California-based Spinal Modulation’s, a spinal device maker backed by industry titan St. Jude Medical (NYSE:STJ), enrolled the 1st patient in the ACCURATE clinical trial to evaluate the safety and effectiveness of the Axium neurostimulator system for the treatment of chronic lower limb pain.
Axium, which holds a CE Mark in Europe and TGA approval in Australia, is an implantable medical device that delivers mild electrical pulses to the dorsal root ganglion, a specific branch of the spinal cord which contains the primary sensory neurons that transmit pain signals from the peripheral nerves to the brain.
"Chronic post-surgical pain is a major unaddressed need," study co-lead and International Neuromodulation Society president elect Dr. Tim Deer said in prepared remarks on behalf of the company. "Up to 35% of patients who undergo hernia surgery and 50 to 85% of patients who undergo amputations suffer from chronic post-surgical pain. The Axium Neurostimulator System can potentially expand treatment options for this large under-served patient group."
The prospective, randomized, multi-center, controlled ACCURATE study will span up to 25 U.S. medical centers, targeting up to 152 patient with chronic lower limb pain caused by Complex Regional Pain Syndrome or nerve damage, according to a press release.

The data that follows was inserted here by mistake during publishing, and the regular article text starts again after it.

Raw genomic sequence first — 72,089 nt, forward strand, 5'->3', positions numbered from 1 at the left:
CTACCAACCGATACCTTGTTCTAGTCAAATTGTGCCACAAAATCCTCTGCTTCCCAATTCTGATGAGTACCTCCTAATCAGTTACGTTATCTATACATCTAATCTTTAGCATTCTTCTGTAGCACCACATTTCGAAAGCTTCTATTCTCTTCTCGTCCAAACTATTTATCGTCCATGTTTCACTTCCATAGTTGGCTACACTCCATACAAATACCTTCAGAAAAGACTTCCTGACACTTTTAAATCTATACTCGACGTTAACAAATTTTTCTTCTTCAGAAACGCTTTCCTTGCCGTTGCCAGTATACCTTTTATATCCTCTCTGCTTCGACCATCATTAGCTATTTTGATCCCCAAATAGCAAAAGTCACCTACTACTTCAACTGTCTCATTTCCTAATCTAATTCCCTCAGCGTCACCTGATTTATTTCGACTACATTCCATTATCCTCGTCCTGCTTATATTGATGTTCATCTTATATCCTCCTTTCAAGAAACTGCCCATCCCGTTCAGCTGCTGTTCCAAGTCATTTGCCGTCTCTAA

"The recently published European data from a non-randomized study are promising – 78% of patients experienced pain relief in the lower limbs," principal investigator Dr. Eric Grigsby said on behalf of Spinal Modulation. "I am excited to be the 1st in the country to participate in this important clinical trial."
If successfully cleared through E.U. and U.S. regulators, the technology could be the next pain management in St. Jude’s portfolio. St. Jude in June branded Spinal Modulation as its territory with a $40 million equity investment that gave St. Jude international distribution rights and an exclusive option to acquire the company down the road.
St. Jude nabbed immediate distribution rights for the Axium system, as well as longer-term acquisition rights that allow St. Jude to nab Spinal Modulation for up to $300 million, with additional revenue-based payment milestones, once Spinal Modulation achieves U.S. commercialization.